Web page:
When staining, always remember to start on the lighter side. You can always choose to darken the area with multiple, thinly applied layers. Applying several thin coats will ensure that the stain doesn’t appear darker than you anticipated. The general rule is that wood fences should be stained every five years, and sealers should be applied every two to three years.

Preventing Damage

Pests

Termites, also known as white ants, are destructive pests that can eat away and destroy a wood fence. Softwoods such as redwood, pine, fir, and cedar are all most susceptible to termite infestation. Unfortunately, those are the types of woods most likely to be used for fences. Termites can be exterminated by a professional service, but you can also treat your fence yourself using borax, a natural insecticide. Borax is also much less toxic than alternative insecticides.

Rot

As with all maintenance tasks, your best plan of action is to prevent any damage in the first place. You can’t prevent rain and snow from soaking your fence, but you can prevent the moisture from penetrating the wood. Therefore, have a weatherproof stain applied to your fence when it’s first installed. You should re-stain the fence periodically, as instructed above.

Next, keep plant life away from your fence. You should never train plants to grow onto your wood fence because they create damp spots. Additionally, your landscaping shouldn’t grow directly against the fence either.

If you feel your fence is especially susceptible to rot, consider treating it with borate. Borate is a fungicide that’s safe to apply to wood and is also safe for humans and animals, so you can spray the solution right onto the fence.

Should rot start to appear in your fence, you can stop its spread by replacing the affected sections. It’s most likely that you will be replacing the fence’s main posts. Since it is your fence posts that touch the ground, this is where rot often begins.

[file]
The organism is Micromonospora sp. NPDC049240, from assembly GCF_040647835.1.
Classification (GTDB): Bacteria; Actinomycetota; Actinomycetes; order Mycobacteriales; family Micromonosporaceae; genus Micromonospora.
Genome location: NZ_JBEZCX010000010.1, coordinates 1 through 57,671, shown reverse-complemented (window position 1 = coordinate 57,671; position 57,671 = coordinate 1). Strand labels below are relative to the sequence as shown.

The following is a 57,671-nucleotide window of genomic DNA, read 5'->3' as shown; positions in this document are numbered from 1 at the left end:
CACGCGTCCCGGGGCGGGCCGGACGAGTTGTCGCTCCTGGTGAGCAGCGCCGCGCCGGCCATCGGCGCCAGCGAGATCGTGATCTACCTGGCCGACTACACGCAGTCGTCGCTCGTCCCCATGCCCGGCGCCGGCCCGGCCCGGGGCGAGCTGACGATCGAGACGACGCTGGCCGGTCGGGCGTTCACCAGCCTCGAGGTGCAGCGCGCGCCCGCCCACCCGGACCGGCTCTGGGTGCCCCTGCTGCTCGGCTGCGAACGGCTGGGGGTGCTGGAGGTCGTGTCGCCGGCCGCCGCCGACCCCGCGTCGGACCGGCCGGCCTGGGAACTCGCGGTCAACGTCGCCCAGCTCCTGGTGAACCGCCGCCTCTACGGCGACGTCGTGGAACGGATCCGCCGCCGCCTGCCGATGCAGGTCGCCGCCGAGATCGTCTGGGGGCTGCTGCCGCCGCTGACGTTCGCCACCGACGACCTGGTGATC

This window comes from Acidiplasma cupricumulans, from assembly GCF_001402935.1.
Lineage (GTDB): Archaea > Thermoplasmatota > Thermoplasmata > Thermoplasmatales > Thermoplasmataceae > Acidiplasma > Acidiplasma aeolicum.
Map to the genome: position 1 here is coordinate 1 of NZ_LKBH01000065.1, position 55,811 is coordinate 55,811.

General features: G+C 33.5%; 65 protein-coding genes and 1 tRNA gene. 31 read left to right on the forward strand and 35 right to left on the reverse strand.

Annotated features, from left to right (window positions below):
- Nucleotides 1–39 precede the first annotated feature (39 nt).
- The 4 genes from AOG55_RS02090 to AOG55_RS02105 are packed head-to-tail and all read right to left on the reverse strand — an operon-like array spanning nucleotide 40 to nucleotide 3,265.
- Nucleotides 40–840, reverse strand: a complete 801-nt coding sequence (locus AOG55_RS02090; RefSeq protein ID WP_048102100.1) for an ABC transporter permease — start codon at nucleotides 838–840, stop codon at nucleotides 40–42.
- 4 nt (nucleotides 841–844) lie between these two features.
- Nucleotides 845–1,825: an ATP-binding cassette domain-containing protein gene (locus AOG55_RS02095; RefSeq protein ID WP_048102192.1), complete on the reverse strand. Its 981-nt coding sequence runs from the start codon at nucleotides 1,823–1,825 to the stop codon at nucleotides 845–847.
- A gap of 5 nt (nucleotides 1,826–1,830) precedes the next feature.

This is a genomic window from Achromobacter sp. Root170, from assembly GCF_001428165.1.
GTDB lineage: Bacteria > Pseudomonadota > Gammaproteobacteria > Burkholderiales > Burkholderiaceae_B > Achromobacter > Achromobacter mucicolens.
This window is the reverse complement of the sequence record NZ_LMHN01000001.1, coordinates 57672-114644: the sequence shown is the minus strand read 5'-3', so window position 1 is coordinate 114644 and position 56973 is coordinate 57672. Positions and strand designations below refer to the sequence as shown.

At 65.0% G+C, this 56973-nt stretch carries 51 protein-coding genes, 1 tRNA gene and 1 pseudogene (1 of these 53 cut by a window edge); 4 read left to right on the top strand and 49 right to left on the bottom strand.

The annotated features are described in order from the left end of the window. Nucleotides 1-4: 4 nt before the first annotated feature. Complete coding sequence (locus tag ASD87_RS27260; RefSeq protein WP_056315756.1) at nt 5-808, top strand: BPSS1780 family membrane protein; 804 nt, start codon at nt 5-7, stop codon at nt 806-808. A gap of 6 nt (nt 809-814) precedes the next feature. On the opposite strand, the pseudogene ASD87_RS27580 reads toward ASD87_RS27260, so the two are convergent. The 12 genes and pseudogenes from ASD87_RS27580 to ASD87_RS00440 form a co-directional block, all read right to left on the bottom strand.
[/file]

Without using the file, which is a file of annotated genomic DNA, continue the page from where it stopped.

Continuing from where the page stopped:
It is important to replace fence planks and posts at the first sign of rot, as rot can spread quickly.

When replacing rot-affected sections, the best protection from rot gives the rest of your fence a good clean and a new coat of stain too!

Durability

If you have your mind made up to install a wood fence and you want to preserve your wood fence, you should consider options for durability. What type of wood fence will last the longest? Cedar fences typically last the longest. When well maintained, they can generally last about 15 to 30 years. Cedar is naturally resistant to insects and slow to rot, making it more durable. If treated, cedar fences can even last up to 40 years.

However, if you’re interested in the look of a wood fence without all the maintenance, then you should consider a viny fence. Vinyl fencing can last 30 or more years with minimal maintenance required. Unlike wood that can warp, rot, or shrink over time, vinyl fences stay essentially the same.

Whether you are installing a new wood fence or caring for one that’s already on your property, the key to a long-lasting fence is regular inspections, maintenance, and minor repairs and replacements as needed. Follow these steps to preserve a wood fence and you’ll enjoy yours for many years to come!